11 What happened? The force of air pressure against the card is stronger than the force of gravity on the water. The air pressure holds the card in place.

12 The Ozone Layer: atmospheric layer within the stratosphere
The Ozone Layer: atmospheric layer within the stratosphere. Ozone is made up of oxygen. You can’t see it, but your life depends upon it! The ozone absorbs most of the ultraviolet radiation that enters the atmosphere. Ultraviolet Radiation: one of the many types of energy that come to Earth from the Sun. Can cause skin damage such as cancer.

13 Chlorofluorocarbons (CFC’s): chemical compounds found in refrigerators, air conditioners, and aerosol sprays that are destroying the ozone layer. If these appliances leak or they are improperly discarded they can enter the Earth’s atmosphere to cause damage. The Ozone Hole: The destruction of ozone molecules by such things as CFC’s, cause a seasonal reduction in the ozone over Antarctica called the Ozone Hole.

14 Section 2: Energy Transfer in the Atmosphere
Energy from the sun is reflected back into space by clouds, particles and Earth’s surface and some of the energy is absorbed by the atmosphere. Heat is energy that flows from an object with a higher temperature to an object with a lower temperature.

15 Heat is transferred within the Earth’s atmosphere in three ways:
Radiation – energy that is transferred in the form of rays or waves Conduction – the transfer of energy that occurs when molecules bump into one another Convection – transfer of heat by the flow of material

16 - describes all the waters of the Earth
Hydrosphere - describes all the waters of the Earth

17 The Water Cycle: plays an important role in determining weather patterns and climate types.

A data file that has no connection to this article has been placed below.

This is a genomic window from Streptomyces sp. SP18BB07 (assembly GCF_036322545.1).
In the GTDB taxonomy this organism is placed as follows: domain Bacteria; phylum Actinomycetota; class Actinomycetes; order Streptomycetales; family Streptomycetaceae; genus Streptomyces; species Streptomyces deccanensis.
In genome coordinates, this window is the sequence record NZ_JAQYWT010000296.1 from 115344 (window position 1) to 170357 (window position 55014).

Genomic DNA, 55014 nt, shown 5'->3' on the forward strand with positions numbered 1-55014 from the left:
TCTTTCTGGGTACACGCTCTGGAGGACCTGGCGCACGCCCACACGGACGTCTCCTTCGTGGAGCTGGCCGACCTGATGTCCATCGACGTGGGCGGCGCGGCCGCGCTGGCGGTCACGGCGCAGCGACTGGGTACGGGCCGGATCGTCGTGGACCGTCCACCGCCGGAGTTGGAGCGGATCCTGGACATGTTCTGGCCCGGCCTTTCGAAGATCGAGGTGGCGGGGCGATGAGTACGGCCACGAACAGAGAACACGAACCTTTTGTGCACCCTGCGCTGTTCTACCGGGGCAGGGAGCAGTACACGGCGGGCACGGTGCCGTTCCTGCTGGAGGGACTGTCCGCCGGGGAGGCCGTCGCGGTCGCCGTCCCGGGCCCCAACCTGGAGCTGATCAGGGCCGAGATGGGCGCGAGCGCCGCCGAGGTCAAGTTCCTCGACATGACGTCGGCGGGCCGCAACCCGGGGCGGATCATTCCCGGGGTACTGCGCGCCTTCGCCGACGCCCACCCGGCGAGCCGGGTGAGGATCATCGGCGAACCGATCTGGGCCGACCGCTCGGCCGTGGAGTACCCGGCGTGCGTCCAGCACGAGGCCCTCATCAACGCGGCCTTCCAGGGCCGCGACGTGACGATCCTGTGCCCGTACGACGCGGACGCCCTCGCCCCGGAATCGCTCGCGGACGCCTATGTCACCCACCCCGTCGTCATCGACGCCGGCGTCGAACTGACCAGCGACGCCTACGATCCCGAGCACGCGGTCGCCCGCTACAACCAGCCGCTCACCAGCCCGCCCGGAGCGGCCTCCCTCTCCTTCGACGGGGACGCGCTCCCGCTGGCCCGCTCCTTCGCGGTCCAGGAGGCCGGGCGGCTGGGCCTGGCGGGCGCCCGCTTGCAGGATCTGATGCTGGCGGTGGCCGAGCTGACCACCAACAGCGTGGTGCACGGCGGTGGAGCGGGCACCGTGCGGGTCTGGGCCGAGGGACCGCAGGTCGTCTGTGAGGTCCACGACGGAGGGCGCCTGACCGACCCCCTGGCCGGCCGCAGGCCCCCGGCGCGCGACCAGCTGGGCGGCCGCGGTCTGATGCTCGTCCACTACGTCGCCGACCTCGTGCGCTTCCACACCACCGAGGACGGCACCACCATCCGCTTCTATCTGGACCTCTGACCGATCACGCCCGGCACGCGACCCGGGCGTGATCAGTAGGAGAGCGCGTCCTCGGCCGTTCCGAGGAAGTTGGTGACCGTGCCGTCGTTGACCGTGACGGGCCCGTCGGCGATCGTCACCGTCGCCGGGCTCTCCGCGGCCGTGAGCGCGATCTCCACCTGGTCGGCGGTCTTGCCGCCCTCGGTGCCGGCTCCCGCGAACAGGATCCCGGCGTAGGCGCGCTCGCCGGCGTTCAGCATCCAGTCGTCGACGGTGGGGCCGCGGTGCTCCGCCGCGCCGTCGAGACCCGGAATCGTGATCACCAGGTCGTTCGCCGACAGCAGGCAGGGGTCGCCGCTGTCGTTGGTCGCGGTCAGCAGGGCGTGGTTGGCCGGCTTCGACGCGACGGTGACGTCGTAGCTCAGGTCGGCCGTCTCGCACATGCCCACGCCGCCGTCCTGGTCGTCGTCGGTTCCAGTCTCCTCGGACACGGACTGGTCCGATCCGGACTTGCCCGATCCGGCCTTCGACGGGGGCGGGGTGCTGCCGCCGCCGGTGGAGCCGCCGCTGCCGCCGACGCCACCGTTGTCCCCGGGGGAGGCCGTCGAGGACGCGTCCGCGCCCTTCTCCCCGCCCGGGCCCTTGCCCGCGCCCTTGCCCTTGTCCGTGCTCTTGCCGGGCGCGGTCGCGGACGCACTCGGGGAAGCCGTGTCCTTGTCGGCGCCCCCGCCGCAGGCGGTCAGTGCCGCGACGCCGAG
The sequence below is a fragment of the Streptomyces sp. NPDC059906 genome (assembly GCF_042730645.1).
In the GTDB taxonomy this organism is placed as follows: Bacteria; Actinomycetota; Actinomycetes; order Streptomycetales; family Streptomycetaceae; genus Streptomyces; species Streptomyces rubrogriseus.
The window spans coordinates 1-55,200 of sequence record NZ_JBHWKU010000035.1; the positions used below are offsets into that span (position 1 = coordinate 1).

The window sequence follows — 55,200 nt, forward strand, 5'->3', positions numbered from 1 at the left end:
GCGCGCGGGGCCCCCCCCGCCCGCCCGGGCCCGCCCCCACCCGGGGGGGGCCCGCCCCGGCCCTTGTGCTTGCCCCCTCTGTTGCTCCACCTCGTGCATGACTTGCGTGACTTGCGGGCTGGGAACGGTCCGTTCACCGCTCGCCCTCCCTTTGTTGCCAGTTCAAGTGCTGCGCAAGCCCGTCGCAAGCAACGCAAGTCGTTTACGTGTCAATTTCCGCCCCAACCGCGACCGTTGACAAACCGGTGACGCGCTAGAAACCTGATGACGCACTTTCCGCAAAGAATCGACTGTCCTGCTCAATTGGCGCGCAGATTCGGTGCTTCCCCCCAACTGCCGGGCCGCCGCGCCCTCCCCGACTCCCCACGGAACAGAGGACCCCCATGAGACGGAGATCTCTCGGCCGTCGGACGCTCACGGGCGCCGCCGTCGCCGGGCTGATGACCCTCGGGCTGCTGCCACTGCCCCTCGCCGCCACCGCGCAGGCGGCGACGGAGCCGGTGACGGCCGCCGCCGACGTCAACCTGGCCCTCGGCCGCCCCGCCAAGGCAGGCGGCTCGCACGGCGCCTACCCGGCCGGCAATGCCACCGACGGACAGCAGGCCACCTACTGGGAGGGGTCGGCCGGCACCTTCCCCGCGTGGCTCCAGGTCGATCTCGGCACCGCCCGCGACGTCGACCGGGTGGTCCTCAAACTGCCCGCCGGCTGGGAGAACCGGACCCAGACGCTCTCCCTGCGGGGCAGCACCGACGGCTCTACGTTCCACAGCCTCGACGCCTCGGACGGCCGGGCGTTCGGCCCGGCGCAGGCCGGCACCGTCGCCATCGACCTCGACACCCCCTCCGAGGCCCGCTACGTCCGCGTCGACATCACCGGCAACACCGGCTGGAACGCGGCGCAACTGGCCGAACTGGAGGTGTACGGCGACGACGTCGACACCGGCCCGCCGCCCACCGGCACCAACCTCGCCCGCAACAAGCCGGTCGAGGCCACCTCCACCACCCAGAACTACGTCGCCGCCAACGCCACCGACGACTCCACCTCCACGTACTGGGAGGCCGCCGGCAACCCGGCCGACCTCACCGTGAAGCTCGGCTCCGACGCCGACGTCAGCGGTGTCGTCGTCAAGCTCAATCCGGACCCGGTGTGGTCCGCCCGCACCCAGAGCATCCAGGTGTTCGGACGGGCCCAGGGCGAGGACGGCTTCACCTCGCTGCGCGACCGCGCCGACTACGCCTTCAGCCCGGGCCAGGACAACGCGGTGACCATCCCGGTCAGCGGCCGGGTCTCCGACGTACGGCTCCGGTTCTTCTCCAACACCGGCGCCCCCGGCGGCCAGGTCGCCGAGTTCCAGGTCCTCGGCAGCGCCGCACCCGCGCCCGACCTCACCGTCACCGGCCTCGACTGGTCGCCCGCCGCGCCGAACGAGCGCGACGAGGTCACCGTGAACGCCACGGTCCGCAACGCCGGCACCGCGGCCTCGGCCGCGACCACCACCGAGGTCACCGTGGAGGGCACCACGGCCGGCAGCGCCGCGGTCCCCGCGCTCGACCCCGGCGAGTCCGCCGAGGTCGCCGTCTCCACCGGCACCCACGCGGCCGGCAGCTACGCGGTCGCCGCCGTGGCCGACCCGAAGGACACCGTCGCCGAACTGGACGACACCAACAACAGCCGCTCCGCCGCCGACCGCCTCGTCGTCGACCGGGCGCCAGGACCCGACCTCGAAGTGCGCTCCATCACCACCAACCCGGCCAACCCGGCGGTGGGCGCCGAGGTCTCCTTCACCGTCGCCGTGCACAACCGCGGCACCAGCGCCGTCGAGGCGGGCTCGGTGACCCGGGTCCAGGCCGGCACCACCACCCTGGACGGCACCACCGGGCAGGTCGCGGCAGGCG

Energy from the sun causes water to change to a gas by a process called evaporation. If water vapor in the atmosphere cools enough this turns into a liquid in a process called condensation. Clouds form when condensation occurs high in the atmosphere. The clouds are made up of tiny water droplets that create precipitation. This completes the cycle in the hydrosphere.

18 Section 3: Air Movement Earth is mostly rock or land, with three- fourths of its surface covered by a relatively thin layer of water, the oceans. These two areas influence the Global Winds

19 Global Wind Global wind systems determine the major weather patterns for the entire planet Global winds were used by early settlers to navigate the oceans.

20 Sometimes sailors found little to no wind to move their sailing ships near the equator. It also rained nearly every afternoon. This windless, rainy zone near the equator is called the doldrums.

21 Coriolis Effect: like the merry-go-round, the rotation of Earth causes moving air and water to appear to turn to the right north of the equator and to the left south of the equator. Winds in the Upper Troposphere: Jet Streams – narrow belts of strong winds that blow near the top of the troposphere.

22 Sea and Land Breezes: convection currents over areas where the land meets the sea can cause wind
Sea Breeze: created during the day because solar radiation warms the land more than the water. These daily winds occur because land heats up and cools off faster than water does. Land Breeze: movement of air toward the water from the land